America Online was still investigating an attack by vandals who fooled several company employees to gain access to an undisclosed number of member accounts.
So far, however, no clues -- or at least none that the company is ready to talk about just yet.
"We're in the process of investigating, so I can't provide you with information about when this may have occurred," said AOL spokeswoman, Trisha Primrose. Essentially a cyber con job, the attack -- which came to light on Friday -- highlights once again the vulnerability of even the world's largest Internet services provider to the threat of hacker attacks.
The attack appeared to use a Trojan Horse -- a program that seems useful, but in actuality has a secret mission. The attack resembles in some ways the ILOVEYOU virus that temporarily paralyzed tens of millions of computers last month, penetrating networks in government and companies worldwide.
The company said that a small number of member accounts may have been illegally viewed, but the AOL spokeswoman rejected suggestions that this was part of a widespread and concerted attack.
"I'd point out that I think the word attack is the wrong word," Primrose said. "It appears as though a small number of employee accounts were compromised through the downloading of a virus, and that by illegally using these accounts, hackers claim to have viewed a very limited number of member customer service records."
Here's how it worked: the perpetrators of the attack targeted AOL customer service representatives with e-mails containing a 'Trojan horse' attachment, that, when opened, created a connection to the sender's computer and allowed access to some AOL accounts.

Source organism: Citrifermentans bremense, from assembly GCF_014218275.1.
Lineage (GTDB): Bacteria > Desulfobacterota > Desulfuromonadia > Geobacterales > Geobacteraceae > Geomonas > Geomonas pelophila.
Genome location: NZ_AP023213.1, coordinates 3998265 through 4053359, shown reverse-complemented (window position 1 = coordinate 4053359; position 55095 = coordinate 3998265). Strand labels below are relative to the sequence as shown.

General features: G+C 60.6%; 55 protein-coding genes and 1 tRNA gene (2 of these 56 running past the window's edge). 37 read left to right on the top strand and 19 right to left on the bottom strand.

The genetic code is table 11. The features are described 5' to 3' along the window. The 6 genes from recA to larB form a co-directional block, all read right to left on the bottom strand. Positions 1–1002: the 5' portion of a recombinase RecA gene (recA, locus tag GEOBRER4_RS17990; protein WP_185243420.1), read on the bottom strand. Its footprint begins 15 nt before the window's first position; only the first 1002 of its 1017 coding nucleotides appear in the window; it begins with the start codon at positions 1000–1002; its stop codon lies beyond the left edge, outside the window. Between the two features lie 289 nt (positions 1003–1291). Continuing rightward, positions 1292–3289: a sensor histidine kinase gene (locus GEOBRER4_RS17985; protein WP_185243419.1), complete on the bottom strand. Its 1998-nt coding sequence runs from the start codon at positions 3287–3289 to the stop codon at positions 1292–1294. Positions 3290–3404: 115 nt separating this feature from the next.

The company has so far declined to say how many accounts were compromised or when the attacks occurred.
AOL says the hackers involved did not appear to have gained access to AOL's 23 million member database of subscribers, or data on users of other services that include CompuServe, Netscape Netcentre, ICQ and other popular sites.
The latest break-in appears to have affected at most several hundred AOL member accounts, according to a hacker familiar with the events.
The attacks came to light after 'Inside AOL' and 'Observers.net', two Web sites critical of America Online's service, published details of the attack, said 'ytcracker', a member of the Inside AOL group.
Ytcracker said no AOL member information had been made public. The attacks appeared to be a stunt to gain control of desirable screen names on the AOL service, not invade member privacy or steal credit card information for example, he said.
AOL appeared to be alone among major US Internet sites in averting a shutdown of its services during a wave of attacks on major e-commerce Web sites in February. AOL has previously said it had seen minimal impact from the ILOVEYOU virus in May.
Reuters contributed to this story
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